This is my brother. I have been his big sister for 20 years, and those 20 years have given me an extraordinary friendship I wouldn’t trade for all the 46-chromosomed brothers in the world. My brother is my best friend. He has taught me how to forgive quickly, love fiercely, laugh often, and never give up. And honestly, I’m not sure these cliches could be more effectively taught than through the life of an individual with Down syndrome. Matthew has struggled to accomplish what comes easily for most people, and that has allowed him to showcase his stubborn persistence. He is gentle and sympathetic, sensing when someone is “off” and healing them with a big hug. When he gets mad (and he does, because he experiences all emotions), he doesn’t hold a grudge. When he is happy, everyone will know it. And when he loves you, he is deeply affectionate and thoughtful. Life is meant to be lived joyfully, and no one captures this wisdom quite like my brother.
I know you may be concerned for your other children – will they think I care less about them? Will they bond with their sibling? How will I make time for them now?
I promise you this – your other children will grow up differently because of your new baby, but they will also grow up with a greater knowledge of how much you care for them.
They notice all the time you spend on the phone setting up appointments, reading books about Down syndrome, and taking baby to therapies. But they also notice how much you try to squeeze them in to every one of those things, letting them help and encouraging them to learn with you. And they notice that with every extra moment of time that remains in your day, you will seek them out to play or read or snuggle together.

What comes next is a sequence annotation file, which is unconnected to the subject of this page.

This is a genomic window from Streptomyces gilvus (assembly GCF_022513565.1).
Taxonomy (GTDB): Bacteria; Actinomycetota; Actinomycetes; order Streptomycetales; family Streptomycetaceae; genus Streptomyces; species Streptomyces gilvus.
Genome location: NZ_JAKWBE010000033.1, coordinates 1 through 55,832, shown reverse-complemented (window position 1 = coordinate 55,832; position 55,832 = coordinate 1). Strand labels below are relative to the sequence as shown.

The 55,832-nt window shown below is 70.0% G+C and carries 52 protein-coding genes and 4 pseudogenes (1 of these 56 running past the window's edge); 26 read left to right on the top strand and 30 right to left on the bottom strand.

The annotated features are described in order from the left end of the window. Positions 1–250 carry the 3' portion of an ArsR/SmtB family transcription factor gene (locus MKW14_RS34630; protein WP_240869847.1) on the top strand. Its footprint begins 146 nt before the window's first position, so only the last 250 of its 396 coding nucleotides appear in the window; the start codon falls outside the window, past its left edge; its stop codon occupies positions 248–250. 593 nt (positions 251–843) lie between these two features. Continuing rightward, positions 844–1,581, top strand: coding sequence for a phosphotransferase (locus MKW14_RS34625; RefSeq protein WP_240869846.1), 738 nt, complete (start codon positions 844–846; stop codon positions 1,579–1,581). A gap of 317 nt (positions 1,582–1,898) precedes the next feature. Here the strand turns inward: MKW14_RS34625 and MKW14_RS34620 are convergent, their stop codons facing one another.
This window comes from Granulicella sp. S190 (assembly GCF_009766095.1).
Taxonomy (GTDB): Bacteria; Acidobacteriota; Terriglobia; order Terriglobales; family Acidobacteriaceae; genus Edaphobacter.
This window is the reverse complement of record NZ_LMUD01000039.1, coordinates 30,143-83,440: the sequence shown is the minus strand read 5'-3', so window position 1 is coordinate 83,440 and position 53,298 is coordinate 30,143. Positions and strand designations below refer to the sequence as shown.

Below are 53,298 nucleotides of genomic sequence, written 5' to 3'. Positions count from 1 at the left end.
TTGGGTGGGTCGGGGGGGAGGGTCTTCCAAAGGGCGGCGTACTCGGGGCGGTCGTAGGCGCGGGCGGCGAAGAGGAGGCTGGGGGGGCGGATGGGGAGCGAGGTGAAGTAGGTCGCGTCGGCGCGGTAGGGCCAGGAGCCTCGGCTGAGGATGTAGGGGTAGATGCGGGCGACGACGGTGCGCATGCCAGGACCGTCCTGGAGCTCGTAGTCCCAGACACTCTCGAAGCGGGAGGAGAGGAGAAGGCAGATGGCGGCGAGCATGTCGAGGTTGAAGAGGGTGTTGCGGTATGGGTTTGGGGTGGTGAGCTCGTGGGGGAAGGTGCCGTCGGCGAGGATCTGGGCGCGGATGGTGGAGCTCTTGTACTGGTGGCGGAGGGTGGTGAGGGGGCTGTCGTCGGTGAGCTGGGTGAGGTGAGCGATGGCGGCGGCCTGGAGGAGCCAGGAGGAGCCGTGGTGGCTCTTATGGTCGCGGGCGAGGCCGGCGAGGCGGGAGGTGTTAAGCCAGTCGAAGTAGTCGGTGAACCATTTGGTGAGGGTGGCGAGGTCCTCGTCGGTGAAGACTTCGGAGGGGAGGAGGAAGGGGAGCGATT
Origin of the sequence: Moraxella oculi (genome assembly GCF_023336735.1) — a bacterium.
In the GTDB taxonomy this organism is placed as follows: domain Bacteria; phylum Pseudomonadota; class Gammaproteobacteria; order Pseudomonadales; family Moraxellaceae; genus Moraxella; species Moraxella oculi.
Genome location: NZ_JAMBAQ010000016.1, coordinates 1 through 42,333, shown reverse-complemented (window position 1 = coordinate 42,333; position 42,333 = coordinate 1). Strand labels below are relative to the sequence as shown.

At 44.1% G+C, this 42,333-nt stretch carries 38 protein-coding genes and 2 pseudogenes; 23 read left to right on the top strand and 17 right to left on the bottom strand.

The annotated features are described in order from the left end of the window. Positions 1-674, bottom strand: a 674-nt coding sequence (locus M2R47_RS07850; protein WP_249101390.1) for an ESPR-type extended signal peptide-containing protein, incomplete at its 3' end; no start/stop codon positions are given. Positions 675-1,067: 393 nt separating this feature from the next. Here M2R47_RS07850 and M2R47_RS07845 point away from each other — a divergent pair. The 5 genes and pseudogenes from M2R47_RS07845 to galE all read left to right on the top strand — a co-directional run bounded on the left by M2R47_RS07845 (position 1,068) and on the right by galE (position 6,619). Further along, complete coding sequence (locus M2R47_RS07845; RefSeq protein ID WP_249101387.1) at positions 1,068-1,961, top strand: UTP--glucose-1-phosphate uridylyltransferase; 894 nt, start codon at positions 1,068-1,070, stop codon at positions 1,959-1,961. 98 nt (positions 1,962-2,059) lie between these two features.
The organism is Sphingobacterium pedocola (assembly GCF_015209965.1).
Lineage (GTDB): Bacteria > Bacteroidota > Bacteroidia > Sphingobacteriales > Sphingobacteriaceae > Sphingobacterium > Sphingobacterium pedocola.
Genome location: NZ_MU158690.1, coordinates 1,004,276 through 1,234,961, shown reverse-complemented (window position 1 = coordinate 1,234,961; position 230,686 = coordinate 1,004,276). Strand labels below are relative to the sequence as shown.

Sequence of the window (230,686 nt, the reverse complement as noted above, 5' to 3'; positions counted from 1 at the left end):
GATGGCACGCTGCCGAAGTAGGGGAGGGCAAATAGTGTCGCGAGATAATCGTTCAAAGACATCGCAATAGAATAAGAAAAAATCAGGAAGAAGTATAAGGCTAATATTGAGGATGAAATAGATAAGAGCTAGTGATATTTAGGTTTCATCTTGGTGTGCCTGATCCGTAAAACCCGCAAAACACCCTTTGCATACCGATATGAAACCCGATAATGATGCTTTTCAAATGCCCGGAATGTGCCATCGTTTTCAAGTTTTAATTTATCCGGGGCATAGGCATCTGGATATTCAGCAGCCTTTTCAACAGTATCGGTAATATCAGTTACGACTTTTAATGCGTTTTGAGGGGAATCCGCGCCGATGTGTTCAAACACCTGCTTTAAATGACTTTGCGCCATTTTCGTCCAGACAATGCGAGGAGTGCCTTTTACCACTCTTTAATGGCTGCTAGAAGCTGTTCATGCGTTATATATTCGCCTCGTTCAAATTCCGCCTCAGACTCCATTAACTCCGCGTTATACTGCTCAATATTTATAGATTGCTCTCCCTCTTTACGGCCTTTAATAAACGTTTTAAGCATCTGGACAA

Your other children notice because having a sibling with Down syndrome has given them a new perspective. They, like you, now see the world through eyes that don’t mind slowing down to appreciate the small things. They, like you, have grown in empathy and compassion. These other children of yours will learn how to demonstrate patience and determination by helping and watching when it takes their sibling longer to do something. They will learn responsibility by taking on more than their peers.
They will learn love simply by seeing the ways your family moves mountains for one another.
Your other children may struggle with the sacrifices required in this new role, but like you, they can handle it. They were made to hold this honor, and they will be more than fine. Simply by being given to your family, this sibling with Down syndrome has just given your other children’s lives greater purpose. The relationship they will build together will rock your world.
There’s no need to worry, dear mom. You and your children are so lucky.
With love, a blessed sibling
This post was previously published on The Mighty: here!